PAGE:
Zimbabwe: The vibrant and defiant woman in my life

Zimbabwe: The vibrant and defiant woman in my life

Date: August 7, 2012
  • SHARE:

Harare, 7 August – Women’s day in South Africa is set aside every year to celebrate South African women and their role in building an equitable society. As a Zimbabwean leaving in South Africa, I want to take the opportunity of women’s day to celebrate my aunt, Shantha Bloemen.

My aunt is a mother to a six-year old boy and has beyond all doubt enjoyed and embraced motherhood so much that the love she exhibits has extended towards her nieces and nephews. The most striking thing that I appreciate each day is her warm smile. Despite life’s challenges and tribulations she still manages to yield a smile in almost all situations.

I have neglected diaries and journals because she has convinced me she has the perfect solutions and advice to all my predicaments, with her famous pick-up line, ” Oh Nicolatte, I will figure it out,” and she will indeed figure it out. Yes, your phenomenal women are strategists.
Apart from being a motherly figure, Auntie Shantha is also a career woman who is passionate about her work. Currently, she is the Chief Communications Officer for United Nations Children’s Education Fund (UNICEF) in South Africa. I strongly believe that her appointment to this position is reflective of competence, solemnity and diligence.

Working for UNICEF has moulded her into a person who prioritises human rights especially children’s rights. During her stay in Zimbabwe she took care of a young orphan in Epworth, Harare. She paid for her school fees, a gesture that a few people would have expressed considering economic conditions that prevailed in Zimbabwe between 2003 and 2006. Only a woman of integrity and generosity extends such heartfelt kindness towards the community. When I look at her I always pray that I become even half the woman that she is.

The production of the film, T-Shirt Travels is one of the climax moments in Aunty Shantha’s life. The film is a documentary that exposed the misuse of charity clothes from Europe and America. Some people were “stealing” the clothes and selling them as second hand clothes in Africa. She wanted to raise awareness about these corrupt activities at the expense of the poor who need these handouts. She demonstrated bravery by tackling an issue that touched on the lives of business people who thrive on unjust activities.

Despite potential controversy that would arise from the documentary, Bloemen carried on in directing and producing this film. As feminist as this may sound, women are goal makers and achievers. My aunt revealed that, with determination and endurance as the foundation of any goal, women could conquer any obstacle to the survival of justice in society.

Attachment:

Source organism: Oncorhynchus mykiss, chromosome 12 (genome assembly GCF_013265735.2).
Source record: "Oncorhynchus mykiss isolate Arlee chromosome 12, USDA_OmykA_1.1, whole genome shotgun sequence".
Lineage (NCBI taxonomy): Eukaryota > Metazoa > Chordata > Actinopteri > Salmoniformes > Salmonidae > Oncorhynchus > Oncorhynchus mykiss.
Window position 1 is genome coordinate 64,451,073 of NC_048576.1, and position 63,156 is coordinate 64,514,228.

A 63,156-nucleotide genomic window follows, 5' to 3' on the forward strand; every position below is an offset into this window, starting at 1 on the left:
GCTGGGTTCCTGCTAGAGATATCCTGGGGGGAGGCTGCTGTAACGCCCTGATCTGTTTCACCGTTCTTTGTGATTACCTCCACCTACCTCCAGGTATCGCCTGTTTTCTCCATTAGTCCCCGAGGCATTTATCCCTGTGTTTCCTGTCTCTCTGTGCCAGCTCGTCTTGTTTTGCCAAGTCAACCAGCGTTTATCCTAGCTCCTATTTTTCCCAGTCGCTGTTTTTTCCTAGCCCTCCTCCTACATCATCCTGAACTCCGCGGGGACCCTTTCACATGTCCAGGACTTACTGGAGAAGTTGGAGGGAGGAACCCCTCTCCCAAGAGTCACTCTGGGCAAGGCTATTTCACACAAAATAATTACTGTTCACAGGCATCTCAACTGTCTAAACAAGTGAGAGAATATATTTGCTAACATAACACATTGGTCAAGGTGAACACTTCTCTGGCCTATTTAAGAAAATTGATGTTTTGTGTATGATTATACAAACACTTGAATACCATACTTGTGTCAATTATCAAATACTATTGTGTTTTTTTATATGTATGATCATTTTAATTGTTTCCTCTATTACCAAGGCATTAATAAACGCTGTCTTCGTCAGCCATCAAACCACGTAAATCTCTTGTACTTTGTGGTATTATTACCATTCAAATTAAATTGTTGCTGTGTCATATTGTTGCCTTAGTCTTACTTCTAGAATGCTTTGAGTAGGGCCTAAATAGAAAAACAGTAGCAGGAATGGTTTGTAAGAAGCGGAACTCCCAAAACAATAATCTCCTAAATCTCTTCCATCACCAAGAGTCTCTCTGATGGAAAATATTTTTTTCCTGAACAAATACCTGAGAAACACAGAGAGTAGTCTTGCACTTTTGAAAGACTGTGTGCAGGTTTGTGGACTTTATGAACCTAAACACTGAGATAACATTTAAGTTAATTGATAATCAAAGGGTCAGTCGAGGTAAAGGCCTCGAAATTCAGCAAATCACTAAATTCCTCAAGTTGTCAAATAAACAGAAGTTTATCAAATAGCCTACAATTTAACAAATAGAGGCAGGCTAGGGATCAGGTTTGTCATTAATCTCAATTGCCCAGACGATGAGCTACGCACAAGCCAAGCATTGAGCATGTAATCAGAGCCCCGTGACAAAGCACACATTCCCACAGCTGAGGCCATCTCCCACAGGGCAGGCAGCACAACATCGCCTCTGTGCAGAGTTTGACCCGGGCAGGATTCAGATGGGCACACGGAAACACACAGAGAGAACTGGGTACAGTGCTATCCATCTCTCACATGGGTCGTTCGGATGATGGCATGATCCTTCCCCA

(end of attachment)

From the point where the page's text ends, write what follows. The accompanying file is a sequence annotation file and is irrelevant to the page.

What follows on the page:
In 2001, Bloemen received an award for this film at the Vermont International Film Festival for T-Shirt Travels. The film was awarded for a great story line, exceptional production and for bringing to light the hidden issues of abuse of charity. This increased recognition and viewership of the film. She earned a lifetime achievement that we are all proud of, and I always brag about it.

In the year 2011 her husband Munyaradzi Gwisai was arrested and charged with treason against the Zimbabwean government. This was one of the most difficult times in our lives because in Zimbabwe, if one is found guilty of treason, they face a death penalty. She took a brave stance and mobilised media and activists around the world through social networking sites and her media contacts. The media’s denunciation of the charges exerted pressure on the judicial system in Zimbabwe. Fortunately the treason charges were dropped, and Gwisai was then charged with public violence. As I write today my uncle walks a free man because of the valour that Bloemen showcased. Her victory is one that we will forever cherish and appreciate.

The double roles that she has taken up just like every other woman, of being a mother and worker are full time jobs that require equal attention and dedication. The ability to juggle the two roles simultaneously is worth appreciating. Every mother is their child’s heroine because of the sacrifices that they make day in day out not just for their children but also for the community at large. Bloemen has definitely travelled this road and I stand in awe as I look at the triumph that she has procured.

I feel so blessed and fortunate to be surrounded by all this love, bravery, vibrancy and inspiration that she possesses and shares unconditionally. When I look at her I see the woman I want to be in twenty years. Happy women’s day to the most incredible woman I know, Shantha Bloemen!

Nicolatte Buliani is a media student at Wits University in South Africa. This article is part of the Gender Links Opinion and Commentary Service, special series on celebrating phenomenal women, bringing you fresh views on everyday news.





One thought on “Zimbabwe: The vibrant and defiant woman in my life”

rumbidzai.chingosho says:

this is just but lovely.

Comment on Zimbabwe: The vibrant and defiant woman in my life

Your email address will not be published. Required fields are marked *